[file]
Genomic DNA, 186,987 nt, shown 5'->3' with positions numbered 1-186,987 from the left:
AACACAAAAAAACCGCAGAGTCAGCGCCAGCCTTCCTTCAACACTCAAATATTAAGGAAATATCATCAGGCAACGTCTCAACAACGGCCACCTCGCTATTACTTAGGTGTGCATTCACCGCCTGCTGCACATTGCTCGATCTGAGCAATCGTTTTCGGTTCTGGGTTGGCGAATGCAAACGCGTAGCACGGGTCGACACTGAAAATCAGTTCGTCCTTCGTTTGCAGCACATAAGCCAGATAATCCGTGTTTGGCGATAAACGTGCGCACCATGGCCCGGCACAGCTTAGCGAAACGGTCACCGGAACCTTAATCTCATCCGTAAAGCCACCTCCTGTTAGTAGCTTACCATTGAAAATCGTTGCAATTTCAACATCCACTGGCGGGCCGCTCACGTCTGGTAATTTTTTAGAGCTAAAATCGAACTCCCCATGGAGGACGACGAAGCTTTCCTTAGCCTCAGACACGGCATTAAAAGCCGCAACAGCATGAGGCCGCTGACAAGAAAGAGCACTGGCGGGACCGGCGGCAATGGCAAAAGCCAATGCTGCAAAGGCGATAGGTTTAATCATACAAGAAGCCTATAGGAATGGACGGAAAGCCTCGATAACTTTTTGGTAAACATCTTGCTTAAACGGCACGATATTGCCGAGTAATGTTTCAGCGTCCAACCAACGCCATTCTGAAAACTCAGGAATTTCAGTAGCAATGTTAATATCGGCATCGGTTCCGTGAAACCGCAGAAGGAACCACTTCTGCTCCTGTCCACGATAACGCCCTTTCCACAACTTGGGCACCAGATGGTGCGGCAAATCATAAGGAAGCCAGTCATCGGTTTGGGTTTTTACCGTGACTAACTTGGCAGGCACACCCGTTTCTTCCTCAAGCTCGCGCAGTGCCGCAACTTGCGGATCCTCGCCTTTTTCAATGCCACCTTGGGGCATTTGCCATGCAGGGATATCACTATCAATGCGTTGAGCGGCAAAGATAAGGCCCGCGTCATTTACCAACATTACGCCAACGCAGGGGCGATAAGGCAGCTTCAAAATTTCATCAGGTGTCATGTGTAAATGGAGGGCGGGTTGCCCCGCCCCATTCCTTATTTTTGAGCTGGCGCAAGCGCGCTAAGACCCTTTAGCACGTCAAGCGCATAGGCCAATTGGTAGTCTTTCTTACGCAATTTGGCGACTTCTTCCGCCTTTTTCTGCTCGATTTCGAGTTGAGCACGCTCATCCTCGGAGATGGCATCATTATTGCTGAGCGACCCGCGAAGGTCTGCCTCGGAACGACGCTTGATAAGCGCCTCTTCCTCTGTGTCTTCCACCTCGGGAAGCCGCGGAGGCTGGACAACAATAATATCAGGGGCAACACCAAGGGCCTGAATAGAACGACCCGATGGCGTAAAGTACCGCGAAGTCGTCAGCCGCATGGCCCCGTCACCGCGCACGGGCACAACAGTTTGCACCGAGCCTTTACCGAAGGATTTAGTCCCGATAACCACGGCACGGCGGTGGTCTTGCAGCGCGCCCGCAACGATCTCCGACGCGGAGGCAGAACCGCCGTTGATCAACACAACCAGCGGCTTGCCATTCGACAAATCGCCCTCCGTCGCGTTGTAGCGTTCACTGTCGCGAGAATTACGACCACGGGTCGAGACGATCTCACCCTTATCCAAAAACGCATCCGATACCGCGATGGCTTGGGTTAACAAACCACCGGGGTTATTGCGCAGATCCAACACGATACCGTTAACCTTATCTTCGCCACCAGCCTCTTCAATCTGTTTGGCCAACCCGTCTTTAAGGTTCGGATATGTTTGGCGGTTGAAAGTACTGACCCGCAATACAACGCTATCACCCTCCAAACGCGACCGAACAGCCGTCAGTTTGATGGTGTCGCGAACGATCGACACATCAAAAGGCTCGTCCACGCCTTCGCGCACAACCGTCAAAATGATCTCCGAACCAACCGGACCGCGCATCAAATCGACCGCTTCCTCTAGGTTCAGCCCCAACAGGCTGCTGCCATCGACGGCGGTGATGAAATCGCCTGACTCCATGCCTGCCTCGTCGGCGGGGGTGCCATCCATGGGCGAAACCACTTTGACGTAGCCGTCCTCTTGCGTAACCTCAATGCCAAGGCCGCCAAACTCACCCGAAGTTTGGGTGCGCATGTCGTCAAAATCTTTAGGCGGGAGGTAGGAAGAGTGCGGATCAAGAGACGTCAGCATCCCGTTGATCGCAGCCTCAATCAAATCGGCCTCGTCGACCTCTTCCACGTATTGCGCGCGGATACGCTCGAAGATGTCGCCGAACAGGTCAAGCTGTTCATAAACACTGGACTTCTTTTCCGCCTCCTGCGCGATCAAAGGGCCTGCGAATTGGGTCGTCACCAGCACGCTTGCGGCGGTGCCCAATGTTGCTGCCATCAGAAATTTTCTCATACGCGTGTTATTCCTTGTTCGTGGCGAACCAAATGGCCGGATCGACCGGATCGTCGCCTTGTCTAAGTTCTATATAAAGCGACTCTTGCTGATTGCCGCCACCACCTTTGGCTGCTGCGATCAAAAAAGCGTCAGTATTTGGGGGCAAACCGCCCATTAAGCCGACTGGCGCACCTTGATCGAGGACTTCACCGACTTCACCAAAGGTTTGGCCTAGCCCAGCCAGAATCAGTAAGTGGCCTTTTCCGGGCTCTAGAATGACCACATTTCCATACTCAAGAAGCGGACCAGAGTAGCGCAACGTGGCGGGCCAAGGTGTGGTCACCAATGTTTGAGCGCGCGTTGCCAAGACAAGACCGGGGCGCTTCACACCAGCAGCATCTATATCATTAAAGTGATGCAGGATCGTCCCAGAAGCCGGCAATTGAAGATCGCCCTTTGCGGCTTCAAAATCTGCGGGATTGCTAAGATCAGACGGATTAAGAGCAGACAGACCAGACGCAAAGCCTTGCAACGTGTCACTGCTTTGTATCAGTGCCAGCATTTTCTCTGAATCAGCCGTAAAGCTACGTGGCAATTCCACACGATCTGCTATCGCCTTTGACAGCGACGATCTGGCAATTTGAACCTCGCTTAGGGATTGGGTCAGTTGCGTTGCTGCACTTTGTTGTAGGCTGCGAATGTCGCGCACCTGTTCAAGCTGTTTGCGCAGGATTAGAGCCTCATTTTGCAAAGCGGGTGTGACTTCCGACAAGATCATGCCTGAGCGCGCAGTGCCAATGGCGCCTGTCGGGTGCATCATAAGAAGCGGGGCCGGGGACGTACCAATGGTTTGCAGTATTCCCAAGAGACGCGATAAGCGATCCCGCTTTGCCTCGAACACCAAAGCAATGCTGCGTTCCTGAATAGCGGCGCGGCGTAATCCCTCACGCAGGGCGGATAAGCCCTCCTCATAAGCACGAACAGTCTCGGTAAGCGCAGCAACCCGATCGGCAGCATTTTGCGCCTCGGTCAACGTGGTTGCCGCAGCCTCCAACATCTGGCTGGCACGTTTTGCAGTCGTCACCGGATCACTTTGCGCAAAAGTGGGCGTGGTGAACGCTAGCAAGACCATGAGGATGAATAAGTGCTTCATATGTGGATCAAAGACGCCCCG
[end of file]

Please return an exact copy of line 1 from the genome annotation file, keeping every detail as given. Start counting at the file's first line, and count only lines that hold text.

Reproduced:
Genomic DNA, 186,987 nt, shown 5'->3' with positions numbered 1-186,987 from the left: